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Scientists discover how the songbird's brain controls timing during singing
Date:11/8/2010

A team of scientists has observed the activity of nerve cells in a songbird's brain as it is singing a particular song. Dezhe Jin, an assistant professor in the Department of Physics at Penn State University and one of the study's authors, explained that understanding how birds string together sets of syllables -- or notes in a song -- may provide some insight into how the human brain learns language and produces speech. The research will be published in the print edition of the journal Nature and is available online.

"Unlike dogs and cats, whose vocalizations are innate and unlearned, songbirds learn a song in much the same way as humans learn a language -- through cultural transmission," Jin said. "So we decided to study exactly what is going on -- at the level of brain cells -- in a songbird called the zebra finch." Jin explained that both humans and zebra finches arrange sets of learned syllables to communicate. This arrangement of syllables is known as syntax. Jin said that, although finch syntax is much less complicated than human syntax, finch syntax can still provide a model for human speech.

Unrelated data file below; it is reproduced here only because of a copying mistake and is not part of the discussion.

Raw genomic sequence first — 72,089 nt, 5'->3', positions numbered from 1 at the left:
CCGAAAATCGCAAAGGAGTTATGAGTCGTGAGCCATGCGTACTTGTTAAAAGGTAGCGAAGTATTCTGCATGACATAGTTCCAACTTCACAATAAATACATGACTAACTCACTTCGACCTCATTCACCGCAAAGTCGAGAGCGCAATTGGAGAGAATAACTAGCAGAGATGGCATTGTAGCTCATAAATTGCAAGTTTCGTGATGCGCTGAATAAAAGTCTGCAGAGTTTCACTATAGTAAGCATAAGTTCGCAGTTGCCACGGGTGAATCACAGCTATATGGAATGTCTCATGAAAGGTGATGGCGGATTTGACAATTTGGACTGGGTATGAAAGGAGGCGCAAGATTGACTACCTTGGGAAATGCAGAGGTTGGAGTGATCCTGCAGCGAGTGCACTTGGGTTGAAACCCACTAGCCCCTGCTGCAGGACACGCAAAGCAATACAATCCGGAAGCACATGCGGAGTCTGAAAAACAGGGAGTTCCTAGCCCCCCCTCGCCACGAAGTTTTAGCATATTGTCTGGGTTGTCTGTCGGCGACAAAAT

Jin described the area of the brain responsible for a zebra finch's song production as a clump of neurons, which, if absent, renders the bird incapable of singing. To determine exactly how this clump is involved in syntactic production, Jin and his colleagues used special electrodes to monitor the brain cells in this neuronal clump. The electrodes recorded the pattern of neuronal firings that occurred while the finches were repeating a song. The scientists found that when a zebra finch produces its song, a specific set of neurons in this clump fire at precisely the moment when a particular syllable is being sung. "The result is a kind of domino or cascade effect," Jin said. "We saw that when one syllable was sung, a specific set of neurons in the clump fired, which in turn caused the next set of neurons to fire, and that was associated wi
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Contact: Barbara K. Kennedy
science@psu.edu
814-863-4682
Penn State
Source:Eurekalert  

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